Despite its supporters, going green is just a small part of the solution for the Philippines’ energy woes
Let me make it clear: There’s nothing wrong with sustainable energy. In fact, it’s good that so many people are riding the green train. More than ever, developers and builders and policymakers are embracing the concept of eco-friendly living.
Becoming more environmentally conscious lowers our household expenses too—something Filipinos direly need in a country whose power rates are among the highest in the region.
But if demand and prices keep going up, going green is all for naught.
Switching from traditional lighting to LED can be seen as a temporary solution to the power crisis that is being ignored by government. But it is a very expensive solution. According to LED lighting company Divvali, LEDs cost around US$30, compared to incandescent bulbs, which cost only US$0.75. Halogen goes for US$5 and fluorescent US$3.
Prices are deceiving since LEDs cost almost 10 times more than a fluorescent bulb. A homeowner could potentially save 34% in the long run. That is calculated from the North American price of US$0.10/kWh. But would homeowners bother to think long term?
Pros and Cons
Miles Stump of International Finance Corporation weighs the pros and cons between efficiently using energy and going renewable instead. Projects that advocate becoming more energy efficient for individual homes, companies and even existing public infrastructure are low-risk, are a medium investment, and can be implemented on a large number of projects. Creating renewable energy, on the other hand, involves high risk, large investment, and only a few projects can be implemented.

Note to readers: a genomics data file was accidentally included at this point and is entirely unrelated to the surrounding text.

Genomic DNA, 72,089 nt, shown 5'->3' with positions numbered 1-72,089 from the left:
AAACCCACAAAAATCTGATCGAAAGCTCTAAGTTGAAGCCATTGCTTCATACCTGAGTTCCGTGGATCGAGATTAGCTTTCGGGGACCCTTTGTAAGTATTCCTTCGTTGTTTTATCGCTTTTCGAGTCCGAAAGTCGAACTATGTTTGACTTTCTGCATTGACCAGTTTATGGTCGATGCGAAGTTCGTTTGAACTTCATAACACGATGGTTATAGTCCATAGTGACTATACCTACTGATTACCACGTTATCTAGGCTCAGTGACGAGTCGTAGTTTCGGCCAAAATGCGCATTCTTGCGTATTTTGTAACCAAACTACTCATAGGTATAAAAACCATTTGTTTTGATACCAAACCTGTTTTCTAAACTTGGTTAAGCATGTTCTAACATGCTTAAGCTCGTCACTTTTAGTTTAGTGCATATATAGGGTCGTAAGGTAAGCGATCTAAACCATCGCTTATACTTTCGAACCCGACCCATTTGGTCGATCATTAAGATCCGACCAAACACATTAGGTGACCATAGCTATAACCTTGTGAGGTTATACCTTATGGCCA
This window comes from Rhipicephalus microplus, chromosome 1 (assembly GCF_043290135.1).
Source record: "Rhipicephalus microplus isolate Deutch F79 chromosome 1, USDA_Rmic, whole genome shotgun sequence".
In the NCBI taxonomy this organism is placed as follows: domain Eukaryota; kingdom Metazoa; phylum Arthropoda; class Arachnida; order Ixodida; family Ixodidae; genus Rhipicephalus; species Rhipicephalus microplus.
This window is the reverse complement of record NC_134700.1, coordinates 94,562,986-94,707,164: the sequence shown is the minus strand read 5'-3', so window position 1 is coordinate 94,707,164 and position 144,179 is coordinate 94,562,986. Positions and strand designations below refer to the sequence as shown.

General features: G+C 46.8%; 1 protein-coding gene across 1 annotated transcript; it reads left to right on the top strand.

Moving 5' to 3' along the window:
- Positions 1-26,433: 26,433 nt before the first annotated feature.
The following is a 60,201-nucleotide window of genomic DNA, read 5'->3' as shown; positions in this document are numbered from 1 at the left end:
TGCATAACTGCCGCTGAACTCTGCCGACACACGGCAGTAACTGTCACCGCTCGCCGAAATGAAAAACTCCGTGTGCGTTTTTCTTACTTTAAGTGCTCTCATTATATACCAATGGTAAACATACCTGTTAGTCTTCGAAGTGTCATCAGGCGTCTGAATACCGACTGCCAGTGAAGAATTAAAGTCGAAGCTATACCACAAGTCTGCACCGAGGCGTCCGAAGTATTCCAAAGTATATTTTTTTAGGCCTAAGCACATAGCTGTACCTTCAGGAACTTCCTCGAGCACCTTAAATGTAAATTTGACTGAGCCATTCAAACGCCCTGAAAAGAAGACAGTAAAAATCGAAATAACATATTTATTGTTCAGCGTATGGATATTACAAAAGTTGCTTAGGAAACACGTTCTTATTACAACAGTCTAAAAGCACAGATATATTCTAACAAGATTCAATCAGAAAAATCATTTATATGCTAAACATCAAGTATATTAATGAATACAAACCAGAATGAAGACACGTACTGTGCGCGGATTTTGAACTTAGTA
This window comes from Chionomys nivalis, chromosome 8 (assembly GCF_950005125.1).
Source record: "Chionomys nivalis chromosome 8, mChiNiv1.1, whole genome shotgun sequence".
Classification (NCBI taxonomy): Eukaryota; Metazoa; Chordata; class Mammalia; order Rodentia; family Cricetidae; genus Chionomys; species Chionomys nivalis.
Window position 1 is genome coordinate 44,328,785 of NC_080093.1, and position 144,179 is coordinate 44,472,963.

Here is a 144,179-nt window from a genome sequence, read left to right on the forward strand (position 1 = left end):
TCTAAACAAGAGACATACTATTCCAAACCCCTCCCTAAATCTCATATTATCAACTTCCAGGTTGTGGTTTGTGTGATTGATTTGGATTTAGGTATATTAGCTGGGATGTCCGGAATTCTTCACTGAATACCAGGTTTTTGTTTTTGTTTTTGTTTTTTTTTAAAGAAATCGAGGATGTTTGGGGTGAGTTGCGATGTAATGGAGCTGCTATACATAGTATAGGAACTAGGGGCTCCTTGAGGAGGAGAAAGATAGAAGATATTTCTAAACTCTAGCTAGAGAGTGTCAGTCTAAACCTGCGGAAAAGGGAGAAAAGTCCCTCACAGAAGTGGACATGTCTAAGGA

Companies have a higher stake in this equation. Dealing with large numbers, they stand to save millions from becoming more energy efficient. A 2009 survey of Cofely Philippines conducted from 23 April to 11 June 2009 revealed that buildings that invest Php1.8 billion on heating, ventilation, and air conditioning may save 173 million pesos annually.
While becoming energy efficient looks good on paper, it does not address the problem of a looming national crisis. It is doubtful whether switching to LED lighting will cut cost in the future when power rates balloon.
The Philippine government seems to be on the right track by not heeding the call of people to subsidize energy. At the 4th Philippine Energy Efficiency Forum, Department of Energy (DOE) Secretary Jericho Petilla revealed that while the country’s neighbors in the region subsidize their energy, it is actually harmful in the long run. He explained that it has become hard for Indonesia to phase out energy subsidies, facing challenges the Philippines cannot afford to have, such as being vulnerable to oil price volatility, since Indonesia shoulders business losses.
“Green power is more expensive, whether solar, wind, geothermal, hydro, it’s always more expensive,” says Christopher Dela Cruz, BERDE CEO. “Filipinos need to understand that. I think unsubsidized energy is a good trigger for people to become more involved and conscious of their consumption. If there’s one good thing about unsubsidized energy, it’s making people conscious. It becomes more important for businesses to go green, because it affects their bottom line.” BERDE is the Philippines’ voluntary green-building rating system.